Feel free to forward this to anyone you believe may have a memorable moment to share.
Ind. Law - As the 2012 General Assembly draws to an end ...
"Finish line is in sight for 2012 session of General Assembly" is the headline to this comprehensive story by Mary Beth Schneider and Chris Sikich in today's Indianapolis Star. The story details some of the bills on the Governor's desk, or on their way, plus what is remaining for concurrence or conference committee action.
ILB: Here are some tools to keep track:
- Here is the dynamic 2012 Bill Watch page, where you can see bills received and bills acted on by Governor Daniels.
- Here, from the General Assembly's site, is the dynamic list of Enrolled Acts sent, or on their way, to the Governor.
- Here is the currently 80-page, invaluable, list of citations affected by legislation still alive in the General Assembly. The current list is dated March 5, at 8:38 PM.
- Here is the Enrolled Act Summary - this list is also invaluable and the date is important.
[I]n these waning days, lawmakers will also make key decisions on spending and taxes.Finally, another noteworthy story: Tom Davies of the AP reports on the retirement wave in the General Assembly. Some quotes:
Lawmakers are on track to make many of those decisions in one or more broad-ranging bills. History teaches that as likely as not, those bills will be crafted in a conference committee where legislative leaders will make numerous changes just before lawmakers cast a final vote. Not all of the bills’ effects will necessarily be clear and widely known when those final votes are taken.
Leaders should promise to produce final language at least 24 hours before bills face votes in the House and Senate. But with some lawmakers pushing to adjourn by Thursday, the likelihood of clearly understood, transparent bills does not appear strong. * * *
Dozens [of issues] could surface and be tucked into broad-based bills.
While lawmakers hurry to wind up their session, they should strive to make public exactly what they are voting on in the waning days and hours of their annual legislative session. That is not too much to ask.
The final days of this year's legislative session will see more than a dozen veteran legislators ending their Statehouse careers, setting up the Indiana House to have more than three dozen of its 100 members in their first or second terms when lawmakers next return.[More] From Chris Sikich of the Indy Star, a long feature on two of the retirees: "2 retiring Indiana General Assembly representatives are the last of their class: Having served since 1973, Republican Jeff Espich and Democrat Bill Crawford bringing influential careers to an end after 40 years."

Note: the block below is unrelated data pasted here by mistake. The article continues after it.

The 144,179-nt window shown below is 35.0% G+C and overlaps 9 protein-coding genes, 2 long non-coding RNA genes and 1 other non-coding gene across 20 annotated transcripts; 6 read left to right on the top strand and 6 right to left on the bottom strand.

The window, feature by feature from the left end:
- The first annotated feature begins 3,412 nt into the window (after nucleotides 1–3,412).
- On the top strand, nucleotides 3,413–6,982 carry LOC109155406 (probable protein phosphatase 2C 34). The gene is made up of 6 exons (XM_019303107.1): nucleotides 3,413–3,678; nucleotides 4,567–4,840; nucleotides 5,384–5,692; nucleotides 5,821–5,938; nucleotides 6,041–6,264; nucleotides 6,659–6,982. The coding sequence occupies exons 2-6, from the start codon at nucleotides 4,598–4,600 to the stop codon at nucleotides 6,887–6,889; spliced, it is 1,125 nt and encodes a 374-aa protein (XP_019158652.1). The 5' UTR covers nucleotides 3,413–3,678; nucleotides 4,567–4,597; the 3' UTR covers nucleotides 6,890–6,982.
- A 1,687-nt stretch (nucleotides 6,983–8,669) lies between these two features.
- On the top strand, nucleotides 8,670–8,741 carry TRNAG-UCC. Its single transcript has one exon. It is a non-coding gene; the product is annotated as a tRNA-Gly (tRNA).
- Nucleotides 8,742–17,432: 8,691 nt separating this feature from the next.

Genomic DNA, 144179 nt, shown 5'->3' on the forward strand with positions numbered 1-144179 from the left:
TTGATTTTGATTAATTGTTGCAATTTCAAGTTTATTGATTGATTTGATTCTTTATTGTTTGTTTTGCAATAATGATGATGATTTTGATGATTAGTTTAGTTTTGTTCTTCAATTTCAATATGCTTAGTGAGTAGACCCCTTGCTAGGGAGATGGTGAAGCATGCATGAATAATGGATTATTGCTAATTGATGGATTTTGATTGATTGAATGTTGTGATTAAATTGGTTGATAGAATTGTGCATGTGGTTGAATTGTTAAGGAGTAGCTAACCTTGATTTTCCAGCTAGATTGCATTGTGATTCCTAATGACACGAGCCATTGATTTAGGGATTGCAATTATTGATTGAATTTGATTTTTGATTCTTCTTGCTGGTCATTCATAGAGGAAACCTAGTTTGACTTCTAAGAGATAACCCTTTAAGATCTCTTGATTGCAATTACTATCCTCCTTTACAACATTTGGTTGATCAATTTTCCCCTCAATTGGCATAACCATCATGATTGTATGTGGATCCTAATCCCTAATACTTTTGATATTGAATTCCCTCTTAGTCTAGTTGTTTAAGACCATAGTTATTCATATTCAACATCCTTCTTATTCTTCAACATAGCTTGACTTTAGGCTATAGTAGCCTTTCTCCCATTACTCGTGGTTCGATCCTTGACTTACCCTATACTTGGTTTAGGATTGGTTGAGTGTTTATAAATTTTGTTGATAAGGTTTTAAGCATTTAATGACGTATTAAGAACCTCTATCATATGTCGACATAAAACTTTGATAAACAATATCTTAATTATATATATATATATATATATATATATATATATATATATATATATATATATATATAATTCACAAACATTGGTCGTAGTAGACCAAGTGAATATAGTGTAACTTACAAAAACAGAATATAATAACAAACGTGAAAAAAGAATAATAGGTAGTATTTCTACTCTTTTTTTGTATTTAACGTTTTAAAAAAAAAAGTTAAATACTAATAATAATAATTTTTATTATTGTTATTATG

The loss of hundreds of years of experience in the House — including the top Republican and Democratic budget writers — has some worried that paid lobbyists could gain an even heftier role within the General Assembly. * * *
"Folks who are new, I think, tend to be really dependent on lobbyists because they haven't been around a while to learn about the issues," said Julia Vaughn, policy director for the government watchdog group Common Cause Indiana. "I do think that newcomers suffer from an information void, and lobbyists are more than happy to fill it."
Dozens of lobbyists for business associations, school groups, labor unions, attorneys, law enforcement and state agencies spend their days in the Statehouse during legislative sessions seeking out lawmakers to support bills in which they have an interest. Those lobbyists are typically the people testifying during committee hearings and often have the ears of lawmakers as bills are drafted and revised.
With bills on hundreds of topics filed each session, the system couldn't function without lobbyists on all sides of issues who are experts in their subjects and can work both with their clients and lawmakers, said Ed Roberts, a lobbyist on labor law and business tax issues for the Indiana Manufacturers Association over the past 36 years.
Courts - "Jurors' Tweets Upend Trials: Lawyers Are Using Posts on Twitter and Facebook to Overturn Court Rulings "
A few quotes from a long story by Steve Eder in today's WSJ:
While most judges frown upon jurors' using their smartphones while sitting in the jury box, jurors typically have full access to social media outside the courtroom. The challenge for courts, legal experts say, is enforcing social-media bans during trials—which can last for weeks—at a time when authorities can't even stop some people from risking their lives by sending text messages while driving. * * *
In Will County, Ill., defense attorney Joel Brodsky is thinking ahead to how to guard against jurors' using social media during the coming high-profile trial of his client, Drew Peterson, a former police sergeant accused of killing his third wife. Mr. Peterson has pleaded not guilty.
Mr. Brodsky said he may ask the court to require jurors to disclose information, such as Twitter handles, to make sure jurors aren't "researching, tweeting or Facebooking" about the case. "That would be ripe grounds for a mistrial, for throwing out a conviction or an acquittal, and we'd have to go through the process all over again," he said. "It would be horrible."